Learn More about Package Deal Offers.
Package deals seem to be designed to make life difficult for would be hunters planning to hunt South Africa on a tight budget! How, for example, is it possible for a neophyte South African hunter to compare the offer in one package that offers 10 trophies in 7 days’ hunting for a given total safari cost with another one that offers 7 species in 10 hunting days at similar cost? But package deals are a reality, and have a definite place in the hunting industry! Where the honest landowner is also the hunting outfitter, he knows what animals can be harvested every year and he may offer such package deals that may very well really be an offer at very good value for money.
The biggest advantage of package deals is that you know well in advance what it is going to cost you, and for how many days you will be hunting. The biggest disadvantage is that you are not guaranteed to get all of the animals listed! True, some decent operators will exchange animals and some will even refund you for animals not successfully hunted by the end of the hunt. But how will they refund you if you really put your heart on getting a decent representative of species No.1, and you don’t get one? The fact that species No.1 was on the list may have weighed heavy in your decision to take up the specific offer!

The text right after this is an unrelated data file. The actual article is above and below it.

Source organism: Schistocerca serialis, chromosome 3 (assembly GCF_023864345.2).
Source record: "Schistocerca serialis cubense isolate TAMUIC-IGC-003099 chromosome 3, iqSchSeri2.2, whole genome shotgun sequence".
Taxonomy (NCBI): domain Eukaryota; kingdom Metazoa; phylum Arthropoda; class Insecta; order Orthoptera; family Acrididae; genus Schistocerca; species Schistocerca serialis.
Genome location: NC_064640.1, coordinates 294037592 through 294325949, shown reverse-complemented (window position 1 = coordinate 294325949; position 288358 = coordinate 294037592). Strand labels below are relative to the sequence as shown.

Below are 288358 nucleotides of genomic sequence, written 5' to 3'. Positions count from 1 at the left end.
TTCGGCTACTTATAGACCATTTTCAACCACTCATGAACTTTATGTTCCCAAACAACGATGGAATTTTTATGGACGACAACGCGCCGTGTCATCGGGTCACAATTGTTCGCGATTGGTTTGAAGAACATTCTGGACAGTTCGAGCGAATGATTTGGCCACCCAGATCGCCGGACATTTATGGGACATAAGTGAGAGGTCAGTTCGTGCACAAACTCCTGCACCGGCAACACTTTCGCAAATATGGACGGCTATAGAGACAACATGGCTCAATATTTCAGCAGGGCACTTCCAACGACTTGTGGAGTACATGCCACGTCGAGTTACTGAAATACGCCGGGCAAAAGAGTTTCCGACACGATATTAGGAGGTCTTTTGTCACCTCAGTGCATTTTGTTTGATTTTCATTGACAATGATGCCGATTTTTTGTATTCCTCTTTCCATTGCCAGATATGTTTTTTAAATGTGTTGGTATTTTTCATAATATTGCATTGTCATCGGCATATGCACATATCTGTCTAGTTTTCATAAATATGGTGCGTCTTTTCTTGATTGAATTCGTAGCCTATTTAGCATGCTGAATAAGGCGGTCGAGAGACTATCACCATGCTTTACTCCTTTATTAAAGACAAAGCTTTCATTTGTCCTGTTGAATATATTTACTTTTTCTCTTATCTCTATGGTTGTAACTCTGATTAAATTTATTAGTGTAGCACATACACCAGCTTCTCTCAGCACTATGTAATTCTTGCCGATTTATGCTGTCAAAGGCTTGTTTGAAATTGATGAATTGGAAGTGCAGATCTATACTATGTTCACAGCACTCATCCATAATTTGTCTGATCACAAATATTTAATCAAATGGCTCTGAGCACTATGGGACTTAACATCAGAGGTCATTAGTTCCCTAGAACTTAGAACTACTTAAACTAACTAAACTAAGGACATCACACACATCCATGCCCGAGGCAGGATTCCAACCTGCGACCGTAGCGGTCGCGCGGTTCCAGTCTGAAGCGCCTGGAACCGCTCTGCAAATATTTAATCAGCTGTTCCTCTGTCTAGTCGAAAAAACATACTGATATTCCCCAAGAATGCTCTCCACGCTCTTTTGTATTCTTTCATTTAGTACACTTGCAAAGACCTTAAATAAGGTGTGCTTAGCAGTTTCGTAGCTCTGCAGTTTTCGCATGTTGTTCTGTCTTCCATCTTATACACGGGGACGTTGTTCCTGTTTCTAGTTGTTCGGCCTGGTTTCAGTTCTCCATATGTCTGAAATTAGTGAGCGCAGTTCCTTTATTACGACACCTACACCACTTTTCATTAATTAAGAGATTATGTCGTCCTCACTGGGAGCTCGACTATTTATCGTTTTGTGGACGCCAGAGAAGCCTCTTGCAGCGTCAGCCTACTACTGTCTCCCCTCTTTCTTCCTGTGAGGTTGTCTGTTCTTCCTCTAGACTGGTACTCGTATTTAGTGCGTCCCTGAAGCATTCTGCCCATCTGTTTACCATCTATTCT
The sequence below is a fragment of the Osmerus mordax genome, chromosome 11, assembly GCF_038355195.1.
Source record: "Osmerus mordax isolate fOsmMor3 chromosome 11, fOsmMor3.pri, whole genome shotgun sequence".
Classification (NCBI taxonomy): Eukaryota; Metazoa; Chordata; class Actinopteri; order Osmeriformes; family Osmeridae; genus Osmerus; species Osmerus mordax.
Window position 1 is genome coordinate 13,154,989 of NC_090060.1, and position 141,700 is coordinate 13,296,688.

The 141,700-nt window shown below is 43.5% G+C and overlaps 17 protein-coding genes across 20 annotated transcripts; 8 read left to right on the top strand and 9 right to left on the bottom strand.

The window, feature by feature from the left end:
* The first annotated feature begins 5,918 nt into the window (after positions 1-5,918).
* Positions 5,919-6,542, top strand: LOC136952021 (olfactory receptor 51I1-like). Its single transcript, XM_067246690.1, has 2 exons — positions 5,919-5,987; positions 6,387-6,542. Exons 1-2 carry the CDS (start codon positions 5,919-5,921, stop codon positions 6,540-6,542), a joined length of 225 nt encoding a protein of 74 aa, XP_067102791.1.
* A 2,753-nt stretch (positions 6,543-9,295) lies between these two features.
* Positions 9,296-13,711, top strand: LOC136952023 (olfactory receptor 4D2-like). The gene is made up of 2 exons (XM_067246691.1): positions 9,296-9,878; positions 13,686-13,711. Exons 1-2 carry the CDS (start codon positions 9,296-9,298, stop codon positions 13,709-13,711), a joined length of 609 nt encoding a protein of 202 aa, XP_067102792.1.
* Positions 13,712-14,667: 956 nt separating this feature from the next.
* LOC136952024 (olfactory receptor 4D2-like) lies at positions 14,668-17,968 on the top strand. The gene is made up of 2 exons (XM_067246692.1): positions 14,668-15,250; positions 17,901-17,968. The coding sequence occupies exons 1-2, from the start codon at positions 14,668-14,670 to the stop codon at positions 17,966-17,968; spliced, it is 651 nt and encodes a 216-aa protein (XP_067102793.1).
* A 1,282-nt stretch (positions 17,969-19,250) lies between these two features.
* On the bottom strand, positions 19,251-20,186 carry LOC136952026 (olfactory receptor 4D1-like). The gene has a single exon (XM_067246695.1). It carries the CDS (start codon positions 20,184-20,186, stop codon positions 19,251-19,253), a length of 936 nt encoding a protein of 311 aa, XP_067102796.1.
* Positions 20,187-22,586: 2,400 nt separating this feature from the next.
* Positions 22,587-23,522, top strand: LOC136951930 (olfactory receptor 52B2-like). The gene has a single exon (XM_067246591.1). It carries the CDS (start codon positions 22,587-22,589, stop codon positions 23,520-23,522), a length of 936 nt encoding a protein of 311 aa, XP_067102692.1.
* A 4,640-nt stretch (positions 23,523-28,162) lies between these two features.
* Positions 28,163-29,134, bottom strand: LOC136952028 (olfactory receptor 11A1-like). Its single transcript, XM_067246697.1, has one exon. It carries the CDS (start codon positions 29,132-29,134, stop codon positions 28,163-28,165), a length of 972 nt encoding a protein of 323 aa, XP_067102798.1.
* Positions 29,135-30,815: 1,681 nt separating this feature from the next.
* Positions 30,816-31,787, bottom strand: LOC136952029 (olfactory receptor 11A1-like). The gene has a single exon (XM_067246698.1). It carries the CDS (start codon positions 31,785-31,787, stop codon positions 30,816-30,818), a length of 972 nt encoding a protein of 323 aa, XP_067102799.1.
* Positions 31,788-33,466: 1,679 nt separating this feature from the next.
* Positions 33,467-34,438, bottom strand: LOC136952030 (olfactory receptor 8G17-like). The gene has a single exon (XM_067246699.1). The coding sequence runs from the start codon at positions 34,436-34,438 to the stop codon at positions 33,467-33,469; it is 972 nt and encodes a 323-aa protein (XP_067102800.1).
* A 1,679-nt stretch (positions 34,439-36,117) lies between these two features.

A ‘package deal’ is just what the name says it is: A ’deal’ to draw the attention of the buyer – in this case, you as the would-be safari hunter! Just like the fantastic deals offered by supermarkets, it gets you in the supermarket (hunting concession) to buy the cheap beer (animals in the package) – with the usual proviso of while stocks lasts. Once in the supermarket (hunting concession) you are also likely to get some other things like potato crisps, buns, meat and the like that go with the beer (animals not in the package but that are present in great abundance) at greatly inflated prices. Beware of very good package deals! Invariably you will not get all the animals mentioned in the list, often the most desired and most expensive one (the proverbial cheap beer) is the one for which the sales stock runs out soon after the opening of the store!
By and large you are likely to get exactly what many or even most South African hunting outfitters offers. But beware, there are also some very smart operators out there trying to get you into their nets!